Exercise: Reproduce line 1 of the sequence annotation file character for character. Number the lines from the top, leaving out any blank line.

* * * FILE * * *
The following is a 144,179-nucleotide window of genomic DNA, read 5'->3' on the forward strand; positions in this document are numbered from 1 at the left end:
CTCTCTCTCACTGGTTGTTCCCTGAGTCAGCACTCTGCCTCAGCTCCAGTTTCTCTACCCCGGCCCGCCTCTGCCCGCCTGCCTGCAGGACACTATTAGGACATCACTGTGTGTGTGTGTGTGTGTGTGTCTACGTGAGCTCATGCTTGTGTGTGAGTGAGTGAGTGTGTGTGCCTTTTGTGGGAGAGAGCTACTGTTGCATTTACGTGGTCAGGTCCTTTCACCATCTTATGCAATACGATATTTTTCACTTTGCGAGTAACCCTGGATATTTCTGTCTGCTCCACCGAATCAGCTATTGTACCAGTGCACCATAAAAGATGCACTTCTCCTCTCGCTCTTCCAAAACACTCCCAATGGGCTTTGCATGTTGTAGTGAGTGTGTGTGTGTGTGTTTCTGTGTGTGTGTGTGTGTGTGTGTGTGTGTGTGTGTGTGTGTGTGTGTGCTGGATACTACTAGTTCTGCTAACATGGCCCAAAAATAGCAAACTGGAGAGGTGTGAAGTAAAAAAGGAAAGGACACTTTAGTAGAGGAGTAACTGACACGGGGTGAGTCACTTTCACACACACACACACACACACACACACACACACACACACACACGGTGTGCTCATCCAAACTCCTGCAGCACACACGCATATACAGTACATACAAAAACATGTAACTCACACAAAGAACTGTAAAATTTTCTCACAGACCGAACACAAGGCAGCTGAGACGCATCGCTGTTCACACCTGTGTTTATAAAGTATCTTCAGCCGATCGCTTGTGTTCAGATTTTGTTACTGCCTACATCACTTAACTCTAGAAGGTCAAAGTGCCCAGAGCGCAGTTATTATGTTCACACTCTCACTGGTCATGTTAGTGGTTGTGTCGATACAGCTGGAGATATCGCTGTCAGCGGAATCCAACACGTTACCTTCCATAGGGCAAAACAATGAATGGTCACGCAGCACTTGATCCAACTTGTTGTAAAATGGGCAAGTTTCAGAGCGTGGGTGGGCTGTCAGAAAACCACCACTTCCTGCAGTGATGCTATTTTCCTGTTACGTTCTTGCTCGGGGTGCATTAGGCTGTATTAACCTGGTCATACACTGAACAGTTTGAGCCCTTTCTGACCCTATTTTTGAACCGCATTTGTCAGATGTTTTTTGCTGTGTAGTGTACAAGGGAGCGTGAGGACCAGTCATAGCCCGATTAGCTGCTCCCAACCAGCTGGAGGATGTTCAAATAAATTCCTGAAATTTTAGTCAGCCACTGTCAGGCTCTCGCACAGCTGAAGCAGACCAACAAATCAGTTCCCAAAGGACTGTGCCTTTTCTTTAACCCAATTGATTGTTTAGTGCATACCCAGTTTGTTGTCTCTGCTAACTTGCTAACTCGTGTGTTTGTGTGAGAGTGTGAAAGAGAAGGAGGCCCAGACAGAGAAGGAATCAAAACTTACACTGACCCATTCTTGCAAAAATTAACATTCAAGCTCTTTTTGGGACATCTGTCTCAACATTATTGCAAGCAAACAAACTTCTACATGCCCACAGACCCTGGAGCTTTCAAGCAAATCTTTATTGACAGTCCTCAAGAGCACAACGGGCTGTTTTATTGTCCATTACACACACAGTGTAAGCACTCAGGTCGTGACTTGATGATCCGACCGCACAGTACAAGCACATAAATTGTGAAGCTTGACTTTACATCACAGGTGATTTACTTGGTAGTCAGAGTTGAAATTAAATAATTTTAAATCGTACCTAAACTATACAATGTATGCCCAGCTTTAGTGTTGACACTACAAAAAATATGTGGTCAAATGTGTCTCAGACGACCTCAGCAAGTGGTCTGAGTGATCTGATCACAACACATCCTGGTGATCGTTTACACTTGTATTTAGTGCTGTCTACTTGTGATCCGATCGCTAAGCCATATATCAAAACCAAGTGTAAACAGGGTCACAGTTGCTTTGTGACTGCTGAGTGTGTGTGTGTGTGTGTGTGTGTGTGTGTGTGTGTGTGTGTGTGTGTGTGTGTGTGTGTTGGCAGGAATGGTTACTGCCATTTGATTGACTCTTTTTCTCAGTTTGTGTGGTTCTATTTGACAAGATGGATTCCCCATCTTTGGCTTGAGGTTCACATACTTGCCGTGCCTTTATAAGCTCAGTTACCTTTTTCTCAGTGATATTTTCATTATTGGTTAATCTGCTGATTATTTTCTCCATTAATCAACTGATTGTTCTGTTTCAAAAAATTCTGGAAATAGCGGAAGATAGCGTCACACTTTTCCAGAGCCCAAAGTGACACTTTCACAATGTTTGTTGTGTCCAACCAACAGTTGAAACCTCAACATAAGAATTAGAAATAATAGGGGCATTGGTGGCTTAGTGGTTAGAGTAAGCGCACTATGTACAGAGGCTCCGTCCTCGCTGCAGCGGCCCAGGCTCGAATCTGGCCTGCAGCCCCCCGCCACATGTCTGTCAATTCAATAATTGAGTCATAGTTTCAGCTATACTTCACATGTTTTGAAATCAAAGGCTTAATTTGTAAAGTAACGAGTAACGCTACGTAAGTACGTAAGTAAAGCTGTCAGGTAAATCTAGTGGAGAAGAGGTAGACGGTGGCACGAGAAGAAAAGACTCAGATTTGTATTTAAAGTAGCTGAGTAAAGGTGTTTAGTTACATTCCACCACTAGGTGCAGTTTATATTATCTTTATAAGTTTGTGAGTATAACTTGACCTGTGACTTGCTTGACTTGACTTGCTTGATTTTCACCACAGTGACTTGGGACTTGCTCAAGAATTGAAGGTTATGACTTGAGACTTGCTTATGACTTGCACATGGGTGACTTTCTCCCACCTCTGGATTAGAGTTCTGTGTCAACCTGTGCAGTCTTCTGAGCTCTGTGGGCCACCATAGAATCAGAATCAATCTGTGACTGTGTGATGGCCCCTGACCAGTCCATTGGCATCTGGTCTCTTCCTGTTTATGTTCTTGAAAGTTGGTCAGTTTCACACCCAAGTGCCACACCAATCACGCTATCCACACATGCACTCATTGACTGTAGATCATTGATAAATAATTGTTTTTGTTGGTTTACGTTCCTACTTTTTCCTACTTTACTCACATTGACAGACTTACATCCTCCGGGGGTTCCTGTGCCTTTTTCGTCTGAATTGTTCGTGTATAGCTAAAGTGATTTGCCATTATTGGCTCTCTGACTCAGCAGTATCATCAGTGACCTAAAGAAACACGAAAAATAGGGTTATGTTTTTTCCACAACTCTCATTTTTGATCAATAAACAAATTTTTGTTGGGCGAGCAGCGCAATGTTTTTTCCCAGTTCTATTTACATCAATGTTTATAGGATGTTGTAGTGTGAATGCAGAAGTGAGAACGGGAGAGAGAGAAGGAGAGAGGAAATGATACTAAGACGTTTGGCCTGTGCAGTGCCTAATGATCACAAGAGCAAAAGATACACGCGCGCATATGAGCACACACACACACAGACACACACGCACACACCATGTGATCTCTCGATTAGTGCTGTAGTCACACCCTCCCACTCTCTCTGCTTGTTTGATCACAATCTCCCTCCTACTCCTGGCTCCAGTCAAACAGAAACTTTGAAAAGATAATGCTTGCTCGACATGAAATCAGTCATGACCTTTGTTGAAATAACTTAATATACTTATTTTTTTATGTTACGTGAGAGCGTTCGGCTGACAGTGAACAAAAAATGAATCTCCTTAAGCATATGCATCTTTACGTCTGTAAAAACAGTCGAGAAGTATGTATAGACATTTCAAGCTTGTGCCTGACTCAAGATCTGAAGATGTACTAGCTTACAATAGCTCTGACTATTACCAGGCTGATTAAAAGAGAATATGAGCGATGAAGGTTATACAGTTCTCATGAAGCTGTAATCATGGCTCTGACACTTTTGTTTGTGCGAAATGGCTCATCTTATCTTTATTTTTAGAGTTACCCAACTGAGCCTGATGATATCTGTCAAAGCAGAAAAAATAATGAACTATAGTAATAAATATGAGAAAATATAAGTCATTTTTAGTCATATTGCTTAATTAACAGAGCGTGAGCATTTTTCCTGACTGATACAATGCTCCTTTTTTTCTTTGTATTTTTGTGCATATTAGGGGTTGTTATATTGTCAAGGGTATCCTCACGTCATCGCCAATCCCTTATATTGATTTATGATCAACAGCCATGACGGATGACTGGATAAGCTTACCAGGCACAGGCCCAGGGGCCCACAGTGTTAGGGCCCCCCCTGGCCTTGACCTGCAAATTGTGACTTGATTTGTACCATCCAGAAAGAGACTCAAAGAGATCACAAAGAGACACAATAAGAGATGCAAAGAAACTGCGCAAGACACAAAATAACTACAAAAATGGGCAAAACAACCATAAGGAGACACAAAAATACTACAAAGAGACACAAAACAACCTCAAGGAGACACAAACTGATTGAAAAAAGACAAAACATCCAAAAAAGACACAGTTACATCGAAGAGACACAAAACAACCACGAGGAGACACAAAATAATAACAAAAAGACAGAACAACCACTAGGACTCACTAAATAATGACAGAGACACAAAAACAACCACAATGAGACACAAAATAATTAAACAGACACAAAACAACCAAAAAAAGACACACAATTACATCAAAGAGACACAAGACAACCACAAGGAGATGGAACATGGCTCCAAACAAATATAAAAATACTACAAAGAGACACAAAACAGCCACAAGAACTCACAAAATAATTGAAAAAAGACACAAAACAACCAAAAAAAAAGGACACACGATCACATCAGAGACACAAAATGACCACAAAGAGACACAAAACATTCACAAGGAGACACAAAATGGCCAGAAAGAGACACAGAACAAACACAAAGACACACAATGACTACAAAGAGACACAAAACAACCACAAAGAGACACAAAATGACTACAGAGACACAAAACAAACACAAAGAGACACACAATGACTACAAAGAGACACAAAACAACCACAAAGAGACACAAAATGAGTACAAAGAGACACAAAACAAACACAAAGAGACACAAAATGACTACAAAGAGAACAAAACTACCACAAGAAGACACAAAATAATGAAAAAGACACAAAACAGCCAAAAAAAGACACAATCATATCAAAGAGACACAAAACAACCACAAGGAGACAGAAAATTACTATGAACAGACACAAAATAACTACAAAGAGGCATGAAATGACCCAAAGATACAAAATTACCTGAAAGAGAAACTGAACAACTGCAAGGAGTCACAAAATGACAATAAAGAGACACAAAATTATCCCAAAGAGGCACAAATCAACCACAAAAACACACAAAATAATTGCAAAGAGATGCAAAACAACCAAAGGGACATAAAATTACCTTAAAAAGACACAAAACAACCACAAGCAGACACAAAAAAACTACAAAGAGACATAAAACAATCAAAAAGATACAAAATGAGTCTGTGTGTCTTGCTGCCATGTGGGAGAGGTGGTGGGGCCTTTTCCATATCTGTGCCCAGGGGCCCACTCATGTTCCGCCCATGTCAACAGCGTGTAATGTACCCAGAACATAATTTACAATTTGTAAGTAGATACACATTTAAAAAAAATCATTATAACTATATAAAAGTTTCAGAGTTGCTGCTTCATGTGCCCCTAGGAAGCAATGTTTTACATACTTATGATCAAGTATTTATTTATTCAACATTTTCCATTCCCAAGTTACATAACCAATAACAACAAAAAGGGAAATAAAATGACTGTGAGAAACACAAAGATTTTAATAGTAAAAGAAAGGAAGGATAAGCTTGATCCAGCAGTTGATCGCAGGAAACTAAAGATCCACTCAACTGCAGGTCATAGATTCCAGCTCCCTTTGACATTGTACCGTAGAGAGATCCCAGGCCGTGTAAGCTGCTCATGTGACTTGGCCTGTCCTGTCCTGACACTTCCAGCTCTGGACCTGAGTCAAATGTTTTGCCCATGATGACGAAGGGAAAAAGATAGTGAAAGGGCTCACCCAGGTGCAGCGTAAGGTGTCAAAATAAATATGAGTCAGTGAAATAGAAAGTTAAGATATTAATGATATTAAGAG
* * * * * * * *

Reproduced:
The following is a 144,179-nucleotide window of genomic DNA, read 5'->3' on the forward strand; positions in this document are numbered from 1 at the left end: